[caption id="attachment_112393" align="alignnone" width="620" caption="Max Karl Key, GREATEST SKETCH ARTIST EVER, according to my students. "]


Another popular artist with my kids was Greg Fling, who's always fun to talk to and his comics are often fall-down funny. They bought a couple of 'zines off him, I think.

[caption id="attachment_112393" align="alignnone" width="620" caption="Greg Fling waving, and one of his zines."]


And of course there's Monique and her bottlecap pendants. It wouldn't be the Olympia show without her. The kids got a couple, and Julie always has to have at least one.

[caption id="attachment_112393" align="alignnone" width="620" caption="Monique clowning for Raegan and the camera on the left, and a better look at her wares on the right."]


The girls, meanwhile, were thrilled to discover that the other exhibitors would TRADE BOOKS with them. Samantha and Phung, especially, did a lot of wheeling and dealing.

As for me, I was happy to be able to relax at a comics show for once and catch up with people. This is the only time I ever get to see my dear old friend Kelsey, now working at the Timberland library.

She must have really been in the PR zone when we arrived, because when I came up to the table and asked in an awkward hillbilly voice if it was actually LEGAL to have comical books in a library, she shot back, "Sure, there's lots of good stuff in comics these days, they're very literate," without even looking up. I started to laugh and then only did she look up and realize it was me.

There were a series of cards hanging over the Timberland table, an improvised jam comic that Kelsey plans to put together into a 'zine. Kelsey was recruiting cartoonists to contribute and she asked me if I wanted to add one just as Shannon Wheeler was giving her his.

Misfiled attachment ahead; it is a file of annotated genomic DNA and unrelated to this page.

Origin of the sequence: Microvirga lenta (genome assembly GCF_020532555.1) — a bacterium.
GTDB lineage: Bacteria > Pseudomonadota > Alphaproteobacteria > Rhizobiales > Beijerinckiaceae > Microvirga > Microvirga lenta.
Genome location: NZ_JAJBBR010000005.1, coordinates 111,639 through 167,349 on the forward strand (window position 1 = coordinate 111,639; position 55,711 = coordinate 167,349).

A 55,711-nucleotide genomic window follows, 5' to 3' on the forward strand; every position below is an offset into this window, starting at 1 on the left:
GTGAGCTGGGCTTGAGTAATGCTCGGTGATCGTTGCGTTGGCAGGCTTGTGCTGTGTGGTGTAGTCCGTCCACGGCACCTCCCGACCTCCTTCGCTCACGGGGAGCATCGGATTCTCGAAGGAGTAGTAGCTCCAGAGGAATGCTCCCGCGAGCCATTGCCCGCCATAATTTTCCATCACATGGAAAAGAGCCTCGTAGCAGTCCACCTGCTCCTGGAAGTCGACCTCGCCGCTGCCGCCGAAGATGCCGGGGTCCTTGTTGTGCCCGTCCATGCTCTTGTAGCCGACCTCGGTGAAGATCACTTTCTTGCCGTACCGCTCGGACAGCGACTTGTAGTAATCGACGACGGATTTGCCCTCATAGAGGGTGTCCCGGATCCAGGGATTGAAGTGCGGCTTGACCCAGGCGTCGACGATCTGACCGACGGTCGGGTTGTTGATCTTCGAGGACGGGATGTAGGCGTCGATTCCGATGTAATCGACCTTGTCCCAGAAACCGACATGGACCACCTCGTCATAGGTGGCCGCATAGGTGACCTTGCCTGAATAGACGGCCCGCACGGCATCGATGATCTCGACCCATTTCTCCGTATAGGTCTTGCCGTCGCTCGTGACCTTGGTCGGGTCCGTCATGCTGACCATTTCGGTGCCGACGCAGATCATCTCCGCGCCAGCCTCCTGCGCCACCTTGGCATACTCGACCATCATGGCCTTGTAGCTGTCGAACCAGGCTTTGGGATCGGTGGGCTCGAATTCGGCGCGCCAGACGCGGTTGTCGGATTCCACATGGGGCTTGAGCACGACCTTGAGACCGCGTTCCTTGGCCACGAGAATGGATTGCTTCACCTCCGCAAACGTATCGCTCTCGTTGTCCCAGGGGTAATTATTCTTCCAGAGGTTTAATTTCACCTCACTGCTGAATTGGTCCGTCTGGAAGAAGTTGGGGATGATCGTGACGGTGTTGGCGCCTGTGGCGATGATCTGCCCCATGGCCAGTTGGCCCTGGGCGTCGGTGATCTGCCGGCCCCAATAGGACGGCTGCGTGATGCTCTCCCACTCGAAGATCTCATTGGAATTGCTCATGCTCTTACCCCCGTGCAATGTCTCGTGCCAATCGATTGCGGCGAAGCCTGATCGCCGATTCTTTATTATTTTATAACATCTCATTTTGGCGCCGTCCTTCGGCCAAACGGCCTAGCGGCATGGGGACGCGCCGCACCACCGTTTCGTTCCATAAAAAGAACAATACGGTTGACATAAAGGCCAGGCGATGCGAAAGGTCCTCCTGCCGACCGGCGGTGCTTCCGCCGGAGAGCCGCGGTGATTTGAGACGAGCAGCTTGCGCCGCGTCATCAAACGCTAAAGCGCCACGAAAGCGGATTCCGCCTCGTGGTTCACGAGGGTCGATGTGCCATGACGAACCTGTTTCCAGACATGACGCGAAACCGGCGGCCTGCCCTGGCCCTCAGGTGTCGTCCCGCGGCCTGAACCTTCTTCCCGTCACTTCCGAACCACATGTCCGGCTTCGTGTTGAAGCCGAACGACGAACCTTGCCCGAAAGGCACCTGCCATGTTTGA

I said, disbelievingly, "You want ME to follow Shannon Wheeler."


I felt absurdly intimidated. Fortunately for me and my insecurities, as it turned out there was another guy ahead of me and I ended up following him. Phung did one as well.

So eventually we'll be in the same book with a bunch of famous-- well, moderately, indie-comics-level, famous-- cartoonists. That's kind of cool.

It was also a pleasure to get to spend some time talking to Chelsea Baker, who puts the whole shindig together. One of the reasons the Olympia Comics festival is such a delightfully laid-back and informal affair is because of Chelsea's determination that there be as little drama as possible.

[caption id="attachment_112322" align="alignnone" width="620" caption="Somehow we missed getting a good picture of Chelsea, but here's one from the side. She's been drawing a comic a day for years and I try never to leave Olympia without the latest collection of those strips."]


Chelsea is always scrupulous about giving us a table at the end of a row so the kids can swarm in and out without being too disruptive. Our next-door neighbors were remarkably easygoing and tolerant, both Tim Basaraba and Hazel Newlevant... and especially the gentleman doing the caricatures, whose name I never DID get, but I was later informed that it was Jesse Reklaw. He was great and had a steady line of customers all day.

Including my students. Here's the one he did of Troy....

And I even sprung for one myself, for the youth office at school.

Overall, it was just a great day for the students, and even for Julie and me.... and all the artists we met swore up and down that it really lifted them up as well, seeing the class there and having young people be so interested in what they do.

So we're definitely calling this trip a win. Thanks to Chelsea and Kelsey and all the artists, and especially, thanks to my old friend Sena... who mailed us a check for the booth fee out of nowhere after I bitched online that the school suddenly balked at funding two shows in one semester. If you have a young person in your home who likes dog stories, you could show Sena a little love by picking up her new book....

At any rate, it was well worth it, I think. Here's hoping its just as much fun next year.

DEPARTMENT OF CORRECTIONS-- I knew this but I should have made it clearer, and I'm embarrassed that someone had to email me to point it out.

What I should have explained and didn't was that Chelsea Baker puts together the Expo part of the festival, the part we attend. But the WHOLE festival, including the stage show and the creator signings and all the rest of it, is masterminded by festival director Frank Hussey, co-owner of Danger Room Comics. Without him there wouldn't BE a festival. So he deserves acknowledgement, and frankly, if you are in the Olympia-Lacey area of Washington, Danger Room deserves your business.

So there you go. Anyway, thanks again to everyone!

See you next week.